3

I have some conditions for some background job to run:

condition-command && condition-command && background-job &

The problem is: I want the conditions to block until the job runs, as if I had run:

condition-command; condition-command; background-job &

But it isn't a condition, if previous command fails I do not want the job to run.

I realised it is asynchronous, but it should not, in my mind the both following scripts should be the same, but they do not:

sleep 2; echo foo & sleep 1; echo bar; wait   # prints foo, then bar: correct
sleep 2 && echo foo & sleep 1; echo bar; wait # prints bar, then foo: bug

I know if I test $? variable it would work, or if I put the last one inside a subshell (but then I would lost job controls, I want to avoid daemons), but I want to know why bash make it this way, where is it documented? Is there any way to prevent this behaviour?

Edit: Chained ifs is disgusting, that is why I will not accept it as a alternative way.
Edit 2: I know a subshell is possible, but it will not work for me, let us imagine I want to run a bunch of commands then wait in the end. It will be possible if i check the existence of /proc/$PID directory, but it would be a pain in the neck if there are several jobs.
Edit 3: The main question is WHY bash does it, where is it documented? Whether or not it has a solution is a bonus!

  • In your example is foo supposed to be a background job? – Seth Nov 21 '14 at 19:03
  • @Seth, yes, it will increase performance if I run in parallel what I am able to. – Tiago Pimenta Nov 21 '14 at 19:08
  • I know a subshell is possible, but it will not work for me [...]. Your last command will start at subshell anyway, from bash manual: If a command is terminated by the control operator &, the shell executes the command in the background in a subshell. – jimmij Nov 21 '14 at 19:25
  • Yeah, but it's a subshell whose PID and job no. are known to the current shell: (background-job&) leaves it completely detached – Useless Nov 21 '14 at 19:28
  • How about using {} then: { background-job& }? – jimmij Nov 21 '14 at 19:32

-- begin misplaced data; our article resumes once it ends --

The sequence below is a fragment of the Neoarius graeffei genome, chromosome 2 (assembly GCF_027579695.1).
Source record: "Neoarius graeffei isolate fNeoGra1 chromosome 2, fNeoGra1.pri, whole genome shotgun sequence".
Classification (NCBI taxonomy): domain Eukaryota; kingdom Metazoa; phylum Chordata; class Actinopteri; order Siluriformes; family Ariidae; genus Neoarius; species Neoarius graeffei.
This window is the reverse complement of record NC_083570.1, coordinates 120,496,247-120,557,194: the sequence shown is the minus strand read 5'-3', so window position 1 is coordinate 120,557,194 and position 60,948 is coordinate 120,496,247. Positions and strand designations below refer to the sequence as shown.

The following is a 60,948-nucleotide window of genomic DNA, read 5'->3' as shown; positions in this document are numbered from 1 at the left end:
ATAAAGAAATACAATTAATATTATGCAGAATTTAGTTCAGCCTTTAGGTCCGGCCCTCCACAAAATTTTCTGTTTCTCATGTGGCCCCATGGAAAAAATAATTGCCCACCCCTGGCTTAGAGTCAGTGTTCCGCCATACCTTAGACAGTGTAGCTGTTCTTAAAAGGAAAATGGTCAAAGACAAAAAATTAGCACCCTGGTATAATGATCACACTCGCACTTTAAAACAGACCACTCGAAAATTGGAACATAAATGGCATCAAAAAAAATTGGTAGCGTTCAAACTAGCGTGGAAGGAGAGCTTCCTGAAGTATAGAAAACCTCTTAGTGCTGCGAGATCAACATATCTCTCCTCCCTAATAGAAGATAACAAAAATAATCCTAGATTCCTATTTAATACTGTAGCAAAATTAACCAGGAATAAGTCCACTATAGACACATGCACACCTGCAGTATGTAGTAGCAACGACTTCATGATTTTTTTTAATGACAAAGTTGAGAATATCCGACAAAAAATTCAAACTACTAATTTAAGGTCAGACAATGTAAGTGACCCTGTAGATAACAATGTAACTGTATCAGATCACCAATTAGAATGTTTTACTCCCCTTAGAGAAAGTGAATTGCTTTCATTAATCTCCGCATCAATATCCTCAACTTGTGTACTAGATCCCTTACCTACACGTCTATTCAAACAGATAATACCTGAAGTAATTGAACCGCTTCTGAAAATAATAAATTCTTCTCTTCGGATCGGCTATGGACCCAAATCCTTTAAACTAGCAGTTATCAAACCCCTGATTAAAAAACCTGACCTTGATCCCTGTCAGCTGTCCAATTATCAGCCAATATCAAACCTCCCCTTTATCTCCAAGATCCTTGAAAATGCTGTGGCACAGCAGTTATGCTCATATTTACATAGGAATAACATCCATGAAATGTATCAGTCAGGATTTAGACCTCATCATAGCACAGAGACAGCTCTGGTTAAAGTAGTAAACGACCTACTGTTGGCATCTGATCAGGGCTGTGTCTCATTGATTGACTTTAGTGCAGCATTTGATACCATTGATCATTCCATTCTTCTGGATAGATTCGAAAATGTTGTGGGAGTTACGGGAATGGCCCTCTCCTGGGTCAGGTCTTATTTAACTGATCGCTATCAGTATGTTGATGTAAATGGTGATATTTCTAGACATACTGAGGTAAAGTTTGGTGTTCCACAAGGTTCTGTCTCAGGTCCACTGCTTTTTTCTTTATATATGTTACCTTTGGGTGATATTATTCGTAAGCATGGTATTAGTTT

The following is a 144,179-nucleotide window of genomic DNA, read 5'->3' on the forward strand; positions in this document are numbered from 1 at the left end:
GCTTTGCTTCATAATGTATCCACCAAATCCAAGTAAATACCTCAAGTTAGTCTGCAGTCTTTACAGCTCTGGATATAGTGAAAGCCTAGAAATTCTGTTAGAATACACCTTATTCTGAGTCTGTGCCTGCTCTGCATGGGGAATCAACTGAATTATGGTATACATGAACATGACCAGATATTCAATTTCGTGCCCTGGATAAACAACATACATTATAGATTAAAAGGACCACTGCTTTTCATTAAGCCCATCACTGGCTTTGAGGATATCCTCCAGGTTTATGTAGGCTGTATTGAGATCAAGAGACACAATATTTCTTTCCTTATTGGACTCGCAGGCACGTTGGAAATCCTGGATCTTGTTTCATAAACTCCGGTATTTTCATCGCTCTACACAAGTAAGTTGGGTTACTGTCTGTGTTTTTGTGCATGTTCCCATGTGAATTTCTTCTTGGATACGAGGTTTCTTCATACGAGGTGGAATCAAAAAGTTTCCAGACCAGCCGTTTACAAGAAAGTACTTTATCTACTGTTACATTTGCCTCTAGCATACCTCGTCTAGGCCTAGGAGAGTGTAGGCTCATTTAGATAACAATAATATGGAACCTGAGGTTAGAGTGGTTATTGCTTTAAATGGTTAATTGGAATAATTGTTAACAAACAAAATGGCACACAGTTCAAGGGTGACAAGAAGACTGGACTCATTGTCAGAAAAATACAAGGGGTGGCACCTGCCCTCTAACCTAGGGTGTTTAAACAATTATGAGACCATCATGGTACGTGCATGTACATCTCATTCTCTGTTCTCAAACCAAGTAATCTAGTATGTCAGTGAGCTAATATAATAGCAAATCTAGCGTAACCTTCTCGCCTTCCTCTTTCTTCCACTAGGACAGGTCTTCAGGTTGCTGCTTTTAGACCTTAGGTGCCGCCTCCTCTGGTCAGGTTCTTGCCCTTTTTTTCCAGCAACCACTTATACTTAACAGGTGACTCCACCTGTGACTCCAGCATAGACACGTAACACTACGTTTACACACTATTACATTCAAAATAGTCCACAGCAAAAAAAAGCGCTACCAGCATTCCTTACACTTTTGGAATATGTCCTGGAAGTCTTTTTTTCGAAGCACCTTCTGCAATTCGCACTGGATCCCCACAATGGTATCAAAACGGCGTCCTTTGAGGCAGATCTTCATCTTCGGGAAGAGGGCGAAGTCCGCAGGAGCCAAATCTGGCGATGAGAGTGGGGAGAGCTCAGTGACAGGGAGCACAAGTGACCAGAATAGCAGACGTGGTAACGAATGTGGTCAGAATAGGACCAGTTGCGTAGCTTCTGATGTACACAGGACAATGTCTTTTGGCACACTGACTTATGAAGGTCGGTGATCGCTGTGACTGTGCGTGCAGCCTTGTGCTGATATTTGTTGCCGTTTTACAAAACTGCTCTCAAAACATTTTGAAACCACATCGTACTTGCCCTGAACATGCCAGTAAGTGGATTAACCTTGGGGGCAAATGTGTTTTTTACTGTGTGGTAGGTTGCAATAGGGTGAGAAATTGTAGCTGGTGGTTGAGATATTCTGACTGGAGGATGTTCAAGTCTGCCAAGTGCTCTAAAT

3

If you don't want the background to apply to the whole line, then use eval:

sleep 2 && eval 'sleep 10 &'

Now only the second command will be a background job, and it will be a proper background job that you can wait on.

  • It is subshell, the last one will become a daemon. If you read till the end my question, I already knew this would be possible, but I cannot dispose the job controls, see Edit 2 – Tiago Pimenta Nov 21 '14 at 19:14
  • @TiagoPimenta, ahh, I see now... edited with fix. – psusi Nov 21 '14 at 19:23
  • While this simple example works, eval is absolutely not the right tool. – Gilles Nov 21 '14 at 23:45
  • @Gilles, why not? Got a better idea? – psusi Nov 21 '14 at 23:50
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After your edit: the issue is that && has higher precedence than &, so the whole thing binds together into an AND list, and gets backgrounded as a unit. See Lists of Commands in the manual, although it isn't enormously clear.

The smallest change to your original code that would work is

if condition-command && condition-command; then background-job & fi

(it is an if, but not a chained one).


Just

condition-command && condition-command && (background-job &)

should do the trick.

  • 1
    It is subshell, the last one will become a daemon. If you read till the end my question, I already knew this would be possible, but I cannot dispose the job controls, see Edit 2 – Tiago Pimenta Nov 21 '14 at 19:15

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